No one will accuse Marty Elkins of being a belter or trying to dazzle listeners with pyrotechnics; throughout Fuse Blues, the New York-based jazz vocalist favors a relaxed, subtle, uncomplicated approach that recalls such Cool School goddesses as June Christy, Chris Connor, and Julie London. This isn't to say that she is in a class with any of those greats, Elkins doesn't have the chops of either Christy or Connor. But then, a jazz singer doesn't need to have mind-blowing chops to be expressive. On this 1999 session, Elkins is noteworthy because of the sensitivity, vulnerability, and feeling she brings to dusky, smoky interpretations of well-known standards like "When Your Lover Has Gone," "Stars Fell on Alabama," and Mel Torme's "Born to Be Blue." Unfortunately, Elkins has the same problem that so many other jazz artists have: she inundates listeners with warhorses that have been done to death over the years. No one is saying that Elkins (who is joined by trumpeter Herb Pomeroy and tenor titan Houston Person, among others) has to avoid well known standards altogether, but she would do well to be more adventurous in her choice of material and unearth more gems that jazz enthusiasts haven't heard time and time again. Nonetheless, this very accessible CD has more strengths than weaknesses. Fuse Blues isn't remarkable, but it's definitely likable and pleasing.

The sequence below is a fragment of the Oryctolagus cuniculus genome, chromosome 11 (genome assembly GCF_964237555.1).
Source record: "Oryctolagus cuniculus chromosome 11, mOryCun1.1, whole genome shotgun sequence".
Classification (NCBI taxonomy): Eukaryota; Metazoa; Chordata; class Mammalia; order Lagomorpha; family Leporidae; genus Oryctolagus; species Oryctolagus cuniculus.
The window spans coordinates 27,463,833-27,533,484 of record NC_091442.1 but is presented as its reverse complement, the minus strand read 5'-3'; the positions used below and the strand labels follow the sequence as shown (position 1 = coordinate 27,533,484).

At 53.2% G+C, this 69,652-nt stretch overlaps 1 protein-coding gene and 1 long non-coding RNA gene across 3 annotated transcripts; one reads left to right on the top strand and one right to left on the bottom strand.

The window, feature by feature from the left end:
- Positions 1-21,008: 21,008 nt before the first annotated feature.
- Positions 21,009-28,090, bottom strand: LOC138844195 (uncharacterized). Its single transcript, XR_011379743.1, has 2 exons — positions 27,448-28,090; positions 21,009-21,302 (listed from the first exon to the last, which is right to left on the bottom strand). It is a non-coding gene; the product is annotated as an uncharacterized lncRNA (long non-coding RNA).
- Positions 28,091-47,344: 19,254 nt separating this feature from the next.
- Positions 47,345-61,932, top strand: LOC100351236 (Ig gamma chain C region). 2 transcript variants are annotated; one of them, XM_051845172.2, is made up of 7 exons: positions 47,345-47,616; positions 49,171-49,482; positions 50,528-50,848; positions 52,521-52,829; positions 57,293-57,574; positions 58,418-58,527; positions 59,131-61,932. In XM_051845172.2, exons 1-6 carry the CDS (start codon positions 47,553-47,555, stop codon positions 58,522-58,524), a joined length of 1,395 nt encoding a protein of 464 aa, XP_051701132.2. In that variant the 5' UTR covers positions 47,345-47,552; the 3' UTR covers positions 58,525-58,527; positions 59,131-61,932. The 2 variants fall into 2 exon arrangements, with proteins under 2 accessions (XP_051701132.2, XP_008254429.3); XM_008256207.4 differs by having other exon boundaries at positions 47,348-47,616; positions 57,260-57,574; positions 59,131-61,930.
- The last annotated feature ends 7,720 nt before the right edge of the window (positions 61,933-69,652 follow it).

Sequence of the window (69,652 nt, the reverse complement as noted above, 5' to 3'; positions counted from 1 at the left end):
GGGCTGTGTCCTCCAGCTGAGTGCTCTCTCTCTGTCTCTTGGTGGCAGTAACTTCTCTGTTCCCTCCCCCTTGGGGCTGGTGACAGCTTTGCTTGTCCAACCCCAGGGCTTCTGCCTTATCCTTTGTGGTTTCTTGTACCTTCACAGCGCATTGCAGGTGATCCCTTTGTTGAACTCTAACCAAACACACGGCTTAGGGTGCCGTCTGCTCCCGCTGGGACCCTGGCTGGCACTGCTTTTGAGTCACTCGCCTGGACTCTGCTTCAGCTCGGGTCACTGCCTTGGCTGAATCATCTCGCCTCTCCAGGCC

AllMusic Review by Alex Henderson